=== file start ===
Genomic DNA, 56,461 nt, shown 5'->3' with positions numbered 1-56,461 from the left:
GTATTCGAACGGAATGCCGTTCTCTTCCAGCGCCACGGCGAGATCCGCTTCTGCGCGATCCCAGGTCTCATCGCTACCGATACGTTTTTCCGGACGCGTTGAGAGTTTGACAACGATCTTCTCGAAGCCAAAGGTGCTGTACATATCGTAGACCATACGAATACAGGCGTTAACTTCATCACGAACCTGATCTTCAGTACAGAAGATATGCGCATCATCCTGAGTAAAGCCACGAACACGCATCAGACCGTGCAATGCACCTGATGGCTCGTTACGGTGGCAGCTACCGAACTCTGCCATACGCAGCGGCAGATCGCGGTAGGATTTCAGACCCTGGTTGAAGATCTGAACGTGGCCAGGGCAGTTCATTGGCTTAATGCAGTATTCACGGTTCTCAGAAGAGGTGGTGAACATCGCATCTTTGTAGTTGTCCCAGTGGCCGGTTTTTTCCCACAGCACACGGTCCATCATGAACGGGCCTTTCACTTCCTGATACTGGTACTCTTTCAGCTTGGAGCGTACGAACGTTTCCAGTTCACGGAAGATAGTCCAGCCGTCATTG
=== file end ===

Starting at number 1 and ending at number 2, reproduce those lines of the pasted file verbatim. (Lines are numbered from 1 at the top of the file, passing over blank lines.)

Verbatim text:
Genomic DNA, 56,461 nt, shown 5'->3' with positions numbered 1-56,461 from the left:
GTATTCGAACGGAATGCCGTTCTCTTCCAGCGCCACGGCGAGATCCGCTTCTGCGCGATCCCAGGTCTCATCGCTACCGATACGTTTTTCCGGACGCGTTGAGAGTTTGACAACGATCTTCTCGAAGCCAAAGGTGCTGTACATATCGTAGACCATACGAATACAGGCGTTAACTTCATCACGAACCTGATCTTCAGTACAGAAGATATGCGCATCATCCTGAGTAAAGCCACGAACACGCATCAGACCGTGCAATGCACCTGATGGCTCGTTACGGTGGCAGCTACCGAACTCTGCCATACGCAGCGGCAGATCGCGGTAGGATTTCAGACCCTGGTTGAAGATCTGAACGTGGCCAGGGCAGTTCATTGGCTTAATGCAGTATTCACGGTTCTCAGAAGAGGTGGTGAACATCGCATCTTTGTAGTTGTCCCAGTGGCCGGTTTTTTCCCACAGCACACGGTCCATCATGAACGGGCCTTTCACTTCCTGATACTGGTACTCTTTCAGCTTGGAGCGTACGAACGTTTCCAGTTCACGGAAGATAGTCCAGCCGTCATTG